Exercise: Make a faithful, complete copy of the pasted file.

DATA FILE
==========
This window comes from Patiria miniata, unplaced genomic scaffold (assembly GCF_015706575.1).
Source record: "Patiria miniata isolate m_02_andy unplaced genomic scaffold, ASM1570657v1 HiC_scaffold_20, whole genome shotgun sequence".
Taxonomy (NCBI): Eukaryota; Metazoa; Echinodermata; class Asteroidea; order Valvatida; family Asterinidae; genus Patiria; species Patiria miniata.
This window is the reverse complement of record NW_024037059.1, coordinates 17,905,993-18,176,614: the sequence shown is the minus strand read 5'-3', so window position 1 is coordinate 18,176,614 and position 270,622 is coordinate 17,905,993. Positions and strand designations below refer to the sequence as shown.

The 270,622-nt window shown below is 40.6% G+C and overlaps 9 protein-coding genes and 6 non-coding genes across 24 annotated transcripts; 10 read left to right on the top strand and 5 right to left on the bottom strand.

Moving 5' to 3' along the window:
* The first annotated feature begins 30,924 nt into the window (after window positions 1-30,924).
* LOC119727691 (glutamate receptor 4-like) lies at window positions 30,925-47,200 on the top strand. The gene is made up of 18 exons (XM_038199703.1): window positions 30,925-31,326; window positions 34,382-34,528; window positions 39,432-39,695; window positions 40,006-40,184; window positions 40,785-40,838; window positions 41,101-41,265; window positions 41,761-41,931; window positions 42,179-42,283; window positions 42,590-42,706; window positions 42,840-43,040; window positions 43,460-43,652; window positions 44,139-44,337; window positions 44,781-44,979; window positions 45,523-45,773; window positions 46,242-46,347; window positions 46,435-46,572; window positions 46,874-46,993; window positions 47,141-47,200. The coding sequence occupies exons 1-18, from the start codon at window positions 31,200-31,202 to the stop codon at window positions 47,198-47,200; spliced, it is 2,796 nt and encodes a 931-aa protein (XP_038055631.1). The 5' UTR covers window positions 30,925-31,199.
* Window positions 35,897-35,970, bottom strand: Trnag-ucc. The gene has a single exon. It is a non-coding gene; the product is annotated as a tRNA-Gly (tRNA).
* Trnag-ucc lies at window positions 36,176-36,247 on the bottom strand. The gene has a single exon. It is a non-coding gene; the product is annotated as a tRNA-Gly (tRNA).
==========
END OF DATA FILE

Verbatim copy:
This window comes from Patiria miniata, unplaced genomic scaffold (assembly GCF_015706575.1).
Source record: "Patiria miniata isolate m_02_andy unplaced genomic scaffold, ASM1570657v1 HiC_scaffold_20, whole genome shotgun sequence".
Taxonomy (NCBI): Eukaryota; Metazoa; Echinodermata; class Asteroidea; order Valvatida; family Asterinidae; genus Patiria; species Patiria miniata.
This window is the reverse complement of record NW_024037059.1, coordinates 17,905,993-18,176,614: the sequence shown is the minus strand read 5'-3', so window position 1 is coordinate 18,176,614 and position 270,622 is coordinate 17,905,993. Positions and strand designations below refer to the sequence as shown.

The 270,622-nt window shown below is 40.6% G+C and overlaps 9 protein-coding genes and 6 non-coding genes across 24 annotated transcripts; 10 read left to right on the top strand and 5 right to left on the bottom strand.

Moving 5' to 3' along the window:
* The first annotated feature begins 30,924 nt into the window (after window positions 1-30,924).
* LOC119727691 (glutamate receptor 4-like) lies at window positions 30,925-47,200 on the top strand. The gene is made up of 18 exons (XM_038199703.1): window positions 30,925-31,326; window positions 34,382-34,528; window positions 39,432-39,695; window positions 40,006-40,184; window positions 40,785-40,838; window positions 41,101-41,265; window positions 41,761-41,931; window positions 42,179-42,283; window positions 42,590-42,706; window positions 42,840-43,040; window positions 43,460-43,652; window positions 44,139-44,337; window positions 44,781-44,979; window positions 45,523-45,773; window positions 46,242-46,347; window positions 46,435-46,572; window positions 46,874-46,993; window positions 47,141-47,200. The coding sequence occupies exons 1-18, from the start codon at window positions 31,200-31,202 to the stop codon at window positions 47,198-47,200; spliced, it is 2,796 nt and encodes a 931-aa protein (XP_038055631.1). The 5' UTR covers window positions 30,925-31,199.
* Window positions 35,897-35,970, bottom strand: Trnag-ucc. The gene has a single exon. It is a non-coding gene; the product is annotated as a tRNA-Gly (tRNA).
* Trnag-ucc lies at window positions 36,176-36,247 on the bottom strand. The gene has a single exon. It is a non-coding gene; the product is annotated as a tRNA-Gly (tRNA).